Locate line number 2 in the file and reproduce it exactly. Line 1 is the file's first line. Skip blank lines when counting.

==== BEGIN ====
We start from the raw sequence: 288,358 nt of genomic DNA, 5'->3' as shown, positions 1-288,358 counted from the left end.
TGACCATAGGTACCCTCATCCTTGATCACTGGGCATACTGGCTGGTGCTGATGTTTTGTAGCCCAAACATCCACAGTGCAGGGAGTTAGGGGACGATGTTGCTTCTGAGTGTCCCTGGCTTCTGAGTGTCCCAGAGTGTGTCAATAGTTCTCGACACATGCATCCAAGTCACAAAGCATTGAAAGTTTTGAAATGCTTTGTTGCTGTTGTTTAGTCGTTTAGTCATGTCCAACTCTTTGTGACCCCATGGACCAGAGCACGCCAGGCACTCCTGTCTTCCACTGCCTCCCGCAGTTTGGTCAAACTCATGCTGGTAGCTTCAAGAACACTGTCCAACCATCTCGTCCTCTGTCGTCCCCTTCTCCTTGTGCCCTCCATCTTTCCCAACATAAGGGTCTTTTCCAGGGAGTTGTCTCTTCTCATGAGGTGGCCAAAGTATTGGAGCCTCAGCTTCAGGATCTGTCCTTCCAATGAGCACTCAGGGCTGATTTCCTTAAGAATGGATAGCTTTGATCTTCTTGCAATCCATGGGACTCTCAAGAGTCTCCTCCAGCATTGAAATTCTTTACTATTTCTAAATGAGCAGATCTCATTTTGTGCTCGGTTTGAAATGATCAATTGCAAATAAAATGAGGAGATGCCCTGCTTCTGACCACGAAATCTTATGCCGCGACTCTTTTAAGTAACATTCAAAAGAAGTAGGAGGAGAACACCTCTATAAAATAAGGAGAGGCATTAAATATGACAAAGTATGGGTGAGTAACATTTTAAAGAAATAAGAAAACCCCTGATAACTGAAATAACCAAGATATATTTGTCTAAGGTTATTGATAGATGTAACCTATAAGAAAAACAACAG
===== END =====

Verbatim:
TGACCATAGGTACCCTCATCCTTGATCACTGGGCATACTGGCTGGTGCTGATGTTTTGTAGCCCAAACATCCACAGTGCAGGGAGTTAGGGGACGATGTTGCTTCTGAGTGTCCCTGGCTTCTGAGTGTCCCAGAGTGTGTCAATAGTTCTCGACACATGCATCCAAGTCACAAAGCATTGAAAGTTTTGAAATGCTTTGTTGCTGTTGTTTAGTCGTTTAGTCATGTCCAACTCTTTGTGACCCCATGGACCAGAGCACGCCAGGCACTCCTGTCTTCCACTGCCTCCCGCAGTTTGGTCAAACTCATGCTGGTAGCTTCAAGAACACTGTCCAACCATCTCGTCCTCTGTCGTCCCCTTCTCCTTGTGCCCTCCATCTTTCCCAACATAAGGGTCTTTTCCAGGGAGTTGTCTCTTCTCATGAGGTGGCCAAAGTATTGGAGCCTCAGCTTCAGGATCTGTCCTTCCAATGAGCACTCAGGGCTGATTTCCTTAAGAATGGATAGCTTTGATCTTCTTGCAATCCATGGGACTCTCAAGAGTCTCCTCCAGCATTGAAATTCTTTACTATTTCTAAATGAGCAGATCTCATTTTGTGCTCGGTTTGAAATGATCAATTGCAAATAAAATGAGGAGATGCCCTGCTTCTGACCACGAAATCTTATGCCGCGACTCTTTTAAGTAACATTCAAAAGAAGTAGGAGGAGAACACCTCTATAAAATAAGGAGAGGCATTAAATATGACAAAGTATGGGTGAGTAACATTTTAAAGAAATAAGAAAACCCCTGATAACTGAAATAACCAAGATATATTTGTCTAAGGTTATTGATAGATGTAACCTATAAGAAAAACAACAG